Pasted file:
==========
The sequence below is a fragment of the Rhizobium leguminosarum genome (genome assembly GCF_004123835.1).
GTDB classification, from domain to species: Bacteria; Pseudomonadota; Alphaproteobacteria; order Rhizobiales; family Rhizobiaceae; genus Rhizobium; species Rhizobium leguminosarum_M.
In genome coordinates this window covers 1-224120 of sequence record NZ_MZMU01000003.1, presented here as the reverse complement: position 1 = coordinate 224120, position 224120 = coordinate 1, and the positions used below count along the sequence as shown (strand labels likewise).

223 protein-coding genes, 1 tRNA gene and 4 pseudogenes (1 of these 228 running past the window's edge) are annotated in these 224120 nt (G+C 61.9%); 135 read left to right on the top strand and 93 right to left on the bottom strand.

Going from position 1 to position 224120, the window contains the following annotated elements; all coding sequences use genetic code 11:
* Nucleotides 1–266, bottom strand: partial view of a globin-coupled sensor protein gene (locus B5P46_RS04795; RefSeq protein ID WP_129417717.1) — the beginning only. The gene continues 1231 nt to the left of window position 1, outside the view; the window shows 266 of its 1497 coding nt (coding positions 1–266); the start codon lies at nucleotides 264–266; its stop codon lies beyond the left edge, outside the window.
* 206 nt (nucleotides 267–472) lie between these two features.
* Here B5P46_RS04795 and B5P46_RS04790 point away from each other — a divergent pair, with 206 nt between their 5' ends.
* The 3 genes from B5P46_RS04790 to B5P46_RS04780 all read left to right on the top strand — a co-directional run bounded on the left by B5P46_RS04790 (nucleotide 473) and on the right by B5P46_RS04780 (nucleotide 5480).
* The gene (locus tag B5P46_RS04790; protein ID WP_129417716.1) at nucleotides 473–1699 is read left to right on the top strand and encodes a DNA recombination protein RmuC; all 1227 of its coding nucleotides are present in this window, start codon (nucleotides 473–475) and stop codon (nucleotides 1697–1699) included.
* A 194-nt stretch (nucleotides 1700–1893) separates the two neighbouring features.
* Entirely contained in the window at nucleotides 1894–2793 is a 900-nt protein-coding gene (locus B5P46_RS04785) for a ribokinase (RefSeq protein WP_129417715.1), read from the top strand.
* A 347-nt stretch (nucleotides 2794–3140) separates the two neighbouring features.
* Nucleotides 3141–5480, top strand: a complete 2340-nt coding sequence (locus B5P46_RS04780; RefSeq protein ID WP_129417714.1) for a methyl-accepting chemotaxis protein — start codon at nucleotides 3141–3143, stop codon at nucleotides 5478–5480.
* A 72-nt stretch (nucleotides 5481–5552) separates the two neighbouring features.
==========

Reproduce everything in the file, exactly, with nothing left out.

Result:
The sequence below is a fragment of the Rhizobium leguminosarum genome (genome assembly GCF_004123835.1).
GTDB classification, from domain to species: Bacteria; Pseudomonadota; Alphaproteobacteria; order Rhizobiales; family Rhizobiaceae; genus Rhizobium; species Rhizobium leguminosarum_M.
In genome coordinates this window covers 1-224120 of sequence record NZ_MZMU01000003.1, presented here as the reverse complement: position 1 = coordinate 224120, position 224120 = coordinate 1, and the positions used below count along the sequence as shown (strand labels likewise).

223 protein-coding genes, 1 tRNA gene and 4 pseudogenes (1 of these 228 running past the window's edge) are annotated in these 224120 nt (G+C 61.9%); 135 read left to right on the top strand and 93 right to left on the bottom strand.

Going from position 1 to position 224120, the window contains the following annotated elements; all coding sequences use genetic code 11:
* Nucleotides 1–266, bottom strand: partial view of a globin-coupled sensor protein gene (locus B5P46_RS04795; RefSeq protein ID WP_129417717.1) — the beginning only. The gene continues 1231 nt to the left of window position 1, outside the view; the window shows 266 of its 1497 coding nt (coding positions 1–266); the start codon lies at nucleotides 264–266; its stop codon lies beyond the left edge, outside the window.
* 206 nt (nucleotides 267–472) lie between these two features.
* Here B5P46_RS04795 and B5P46_RS04790 point away from each other — a divergent pair, with 206 nt between their 5' ends.
* The 3 genes from B5P46_RS04790 to B5P46_RS04780 all read left to right on the top strand — a co-directional run bounded on the left by B5P46_RS04790 (nucleotide 473) and on the right by B5P46_RS04780 (nucleotide 5480).
* The gene (locus tag B5P46_RS04790; protein ID WP_129417716.1) at nucleotides 473–1699 is read left to right on the top strand and encodes a DNA recombination protein RmuC; all 1227 of its coding nucleotides are present in this window, start codon (nucleotides 473–475) and stop codon (nucleotides 1697–1699) included.
* A 194-nt stretch (nucleotides 1700–1893) separates the two neighbouring features.
* Entirely contained in the window at nucleotides 1894–2793 is a 900-nt protein-coding gene (locus B5P46_RS04785) for a ribokinase (RefSeq protein WP_129417715.1), read from the top strand.
* A 347-nt stretch (nucleotides 2794–3140) separates the two neighbouring features.
* Nucleotides 3141–5480, top strand: a complete 2340-nt coding sequence (locus B5P46_RS04780; RefSeq protein ID WP_129417714.1) for a methyl-accepting chemotaxis protein — start codon at nucleotides 3141–3143, stop codon at nucleotides 5478–5480.
* A 72-nt stretch (nucleotides 5481–5552) separates the two neighbouring features.